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The Quiet American Gardener

The Quiet American Gardener

The Quiet American Gardener: The story of Major Lawrence Johnston, the creator of Hidcote Manor Garden in Gloucestershire and Serre de la Madone in the South of France.



 

 

Major Lawrence Waterbury Johnston (1871–1958) was a British garden designer and plantsman. He was the owner and designer of two influential gardens – Hidcote Manor Garden in Britain and Jardin Serre de la Madone in France.

Lawrence Waterbury Johnston was born on 12 October 1871 in Paris, France, into a family of wealthy American East Coast stockbrokers from Baltimore. He was educated at home, and from 1893 in Britain at the University of Cambridge (Trinity College). In January 1900, not long after his graduation, he became a naturalised British subject, and he immediately joined the Imperial Yeomanry. In February he was posted to South Africa, where he fought in the Second Boer War. He was commissioned in 1901. It was at this time that he developed his interest in South African flora.

In 1902 he joined the Northumberland Hussars – with whom he would serve in World War I. He attained the rank of major.

 

The Quiet American Gardener

 

In 1907 Johnston’s mother (now Mrs. Winthrop) bought Hidcote Manor, an estate of some 300 acres, near Hidcote Bartram, in Britain; and Johnston began a programme of 40 years’ work on its gardens. Here he combined a feeling for structure (creating a surprising series of discrete spaces) with a love of plants and a willingness to experiment with novel plant combinations. An enthusiastic plant collector, he sponsored or undertook several expeditions in Europe, Asia, Africa and South America to bring back rare specimens. In 1922 he went plant-hunting in the alps with Edward Augustus Bowles; and in 1923 sponsored W. T. Goethe on a plant-hunting expedition to the Andes.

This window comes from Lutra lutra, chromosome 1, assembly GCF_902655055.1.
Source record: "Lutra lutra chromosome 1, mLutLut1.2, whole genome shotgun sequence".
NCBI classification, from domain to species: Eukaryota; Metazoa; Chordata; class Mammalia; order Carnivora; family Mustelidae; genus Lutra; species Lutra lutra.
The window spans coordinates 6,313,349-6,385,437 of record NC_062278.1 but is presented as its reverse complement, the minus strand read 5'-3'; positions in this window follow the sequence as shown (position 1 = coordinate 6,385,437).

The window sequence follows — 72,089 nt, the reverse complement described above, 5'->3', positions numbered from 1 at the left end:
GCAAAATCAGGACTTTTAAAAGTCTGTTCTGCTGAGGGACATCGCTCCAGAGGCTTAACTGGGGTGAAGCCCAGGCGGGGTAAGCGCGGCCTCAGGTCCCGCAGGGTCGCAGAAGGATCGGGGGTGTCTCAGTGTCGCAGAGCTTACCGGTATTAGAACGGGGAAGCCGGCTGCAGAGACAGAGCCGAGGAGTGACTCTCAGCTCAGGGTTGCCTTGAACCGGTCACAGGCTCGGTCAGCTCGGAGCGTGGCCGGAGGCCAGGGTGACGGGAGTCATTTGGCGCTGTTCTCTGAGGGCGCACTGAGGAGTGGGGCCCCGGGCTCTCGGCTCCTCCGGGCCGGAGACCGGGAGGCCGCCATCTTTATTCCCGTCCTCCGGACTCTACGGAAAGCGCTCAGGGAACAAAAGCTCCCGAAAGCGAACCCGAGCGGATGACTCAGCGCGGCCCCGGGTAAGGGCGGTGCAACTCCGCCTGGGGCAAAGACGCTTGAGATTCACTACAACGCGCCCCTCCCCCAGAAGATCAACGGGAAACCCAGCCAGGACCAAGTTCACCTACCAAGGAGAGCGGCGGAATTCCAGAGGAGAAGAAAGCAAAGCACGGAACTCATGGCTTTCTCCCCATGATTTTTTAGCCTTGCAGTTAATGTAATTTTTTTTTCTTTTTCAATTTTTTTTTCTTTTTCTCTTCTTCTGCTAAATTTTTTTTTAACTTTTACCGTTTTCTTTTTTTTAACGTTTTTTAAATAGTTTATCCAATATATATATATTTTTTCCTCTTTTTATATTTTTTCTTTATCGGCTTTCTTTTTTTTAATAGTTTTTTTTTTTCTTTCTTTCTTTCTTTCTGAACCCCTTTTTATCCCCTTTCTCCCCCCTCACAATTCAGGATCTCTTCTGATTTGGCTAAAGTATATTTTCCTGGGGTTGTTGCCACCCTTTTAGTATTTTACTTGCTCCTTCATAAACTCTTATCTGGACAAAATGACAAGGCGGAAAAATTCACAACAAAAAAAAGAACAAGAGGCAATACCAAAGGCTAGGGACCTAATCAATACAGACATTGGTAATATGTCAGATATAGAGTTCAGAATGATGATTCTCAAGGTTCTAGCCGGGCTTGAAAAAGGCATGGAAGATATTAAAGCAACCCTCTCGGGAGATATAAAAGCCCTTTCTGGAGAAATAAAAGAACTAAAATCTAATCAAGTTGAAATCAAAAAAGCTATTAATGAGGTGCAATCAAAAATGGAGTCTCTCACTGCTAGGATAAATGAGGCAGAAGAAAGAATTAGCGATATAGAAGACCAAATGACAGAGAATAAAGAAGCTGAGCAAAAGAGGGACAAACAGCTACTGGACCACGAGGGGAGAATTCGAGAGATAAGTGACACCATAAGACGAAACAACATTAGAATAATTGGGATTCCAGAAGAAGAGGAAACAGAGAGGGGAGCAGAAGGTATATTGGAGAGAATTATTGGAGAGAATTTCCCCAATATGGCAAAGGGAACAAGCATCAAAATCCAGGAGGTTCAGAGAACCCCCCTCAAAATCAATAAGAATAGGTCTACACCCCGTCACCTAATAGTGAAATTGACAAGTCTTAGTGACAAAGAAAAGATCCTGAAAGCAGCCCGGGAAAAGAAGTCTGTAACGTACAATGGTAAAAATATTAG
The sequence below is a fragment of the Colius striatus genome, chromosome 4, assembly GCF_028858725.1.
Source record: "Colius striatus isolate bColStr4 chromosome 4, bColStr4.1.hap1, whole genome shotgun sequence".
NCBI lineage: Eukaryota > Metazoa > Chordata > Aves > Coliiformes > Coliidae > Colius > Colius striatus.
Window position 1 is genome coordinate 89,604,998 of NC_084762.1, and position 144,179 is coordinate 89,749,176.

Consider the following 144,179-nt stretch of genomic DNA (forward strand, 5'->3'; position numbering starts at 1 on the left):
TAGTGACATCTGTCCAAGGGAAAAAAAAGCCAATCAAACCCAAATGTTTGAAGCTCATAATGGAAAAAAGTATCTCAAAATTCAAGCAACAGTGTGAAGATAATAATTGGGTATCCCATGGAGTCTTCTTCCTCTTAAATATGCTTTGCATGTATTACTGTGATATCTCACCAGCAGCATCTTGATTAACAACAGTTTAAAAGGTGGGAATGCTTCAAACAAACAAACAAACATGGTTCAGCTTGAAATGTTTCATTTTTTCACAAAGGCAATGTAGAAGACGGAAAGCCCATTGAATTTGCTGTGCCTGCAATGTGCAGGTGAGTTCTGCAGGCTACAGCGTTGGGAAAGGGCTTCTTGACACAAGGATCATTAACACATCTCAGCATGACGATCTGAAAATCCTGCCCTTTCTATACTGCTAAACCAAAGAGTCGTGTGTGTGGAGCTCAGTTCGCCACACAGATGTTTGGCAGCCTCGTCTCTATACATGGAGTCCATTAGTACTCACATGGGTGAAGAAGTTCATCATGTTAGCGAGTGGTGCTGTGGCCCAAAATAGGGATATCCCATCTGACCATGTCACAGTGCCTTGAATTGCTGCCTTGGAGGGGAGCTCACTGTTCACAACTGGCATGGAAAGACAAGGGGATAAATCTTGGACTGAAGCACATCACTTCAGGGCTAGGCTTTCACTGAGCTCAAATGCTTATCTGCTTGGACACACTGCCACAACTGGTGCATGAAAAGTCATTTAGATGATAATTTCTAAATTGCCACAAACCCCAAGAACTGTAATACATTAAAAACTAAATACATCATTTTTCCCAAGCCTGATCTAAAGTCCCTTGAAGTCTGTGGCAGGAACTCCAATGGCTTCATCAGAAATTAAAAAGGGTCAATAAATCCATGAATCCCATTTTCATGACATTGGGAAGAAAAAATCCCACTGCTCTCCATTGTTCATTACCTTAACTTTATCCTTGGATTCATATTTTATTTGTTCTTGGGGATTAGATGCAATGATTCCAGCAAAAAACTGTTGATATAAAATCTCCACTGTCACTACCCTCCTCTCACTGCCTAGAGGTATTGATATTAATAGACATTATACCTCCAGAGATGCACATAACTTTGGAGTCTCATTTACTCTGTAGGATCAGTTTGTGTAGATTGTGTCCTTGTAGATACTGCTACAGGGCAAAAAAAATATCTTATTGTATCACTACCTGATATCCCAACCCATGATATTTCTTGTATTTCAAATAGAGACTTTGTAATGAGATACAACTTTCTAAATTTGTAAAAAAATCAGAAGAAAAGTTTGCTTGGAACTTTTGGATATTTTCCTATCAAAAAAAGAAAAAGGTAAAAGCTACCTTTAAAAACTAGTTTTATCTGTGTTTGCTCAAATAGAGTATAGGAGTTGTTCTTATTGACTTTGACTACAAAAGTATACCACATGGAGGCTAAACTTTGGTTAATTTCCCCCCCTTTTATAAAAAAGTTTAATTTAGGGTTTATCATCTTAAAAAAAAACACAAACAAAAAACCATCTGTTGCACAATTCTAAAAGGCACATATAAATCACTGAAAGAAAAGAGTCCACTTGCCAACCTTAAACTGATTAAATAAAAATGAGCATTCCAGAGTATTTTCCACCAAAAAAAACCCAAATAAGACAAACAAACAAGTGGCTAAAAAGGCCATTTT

He was a close friend of socialite garden designer Norah Lindsay, whose home was nearby in Sutton Courtenay Manor, Oxfordshire.

In 1924 Johnston bought Serre de la Madone, near Menton, on the Mediterranean coast of France; and from then on would spend most of the year at Menton and a few summer months at Hidcote. At Serre de la Madone he turned terraces of vines and olives into a garden bright with drifts of agapanthus and strelitzia.

In 1926 Johnston sponsored Frank Kingdon-Ward on an expedition to Burma to collect seeds. On the same year his mother died, bequeathing to him the Hidcote estate. In 1927 he himself went plant hunting in South Africa, and in 1930 went to Yunnan, China.

Hidcote Manor Garden

Hidcote Manor Garden is a garden in the United Kingdom, located at the village of Hidcote Bartrim, near Chipping Campden, Gloucestershire. It is one of the best-known and most influential Arts and Crafts gardens in Britain, with its linked “rooms” of hedges, rare trees, shrubs and herbaceous borders. Created by Lawrence Johnston, it is owned by the National Trust and is open to the public.

The Americans, Lawrence Johnston and his mother, settled in Britain about 1900, and Lawrence immediately became a British citizen and fought in the British army during the Boer war. In 1907 Johnston’s mother, Mrs Gertrude Winthrop (she had re-married), purchased the Hidcote Manor Estate. It was situated in a part of Britain with strong connections to the then-burgeoning Arts and Crafts movement and an Anglicized American artistic expatriate community centred nearby at Broadway, Worcestershire.

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The Quiet American Gardener
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The Quiet American Gardener: The story of Major Lawrence Johnston, the creator of Hidcote Manor Garden in Gloucestershire and Serre de la Madone in the South of France.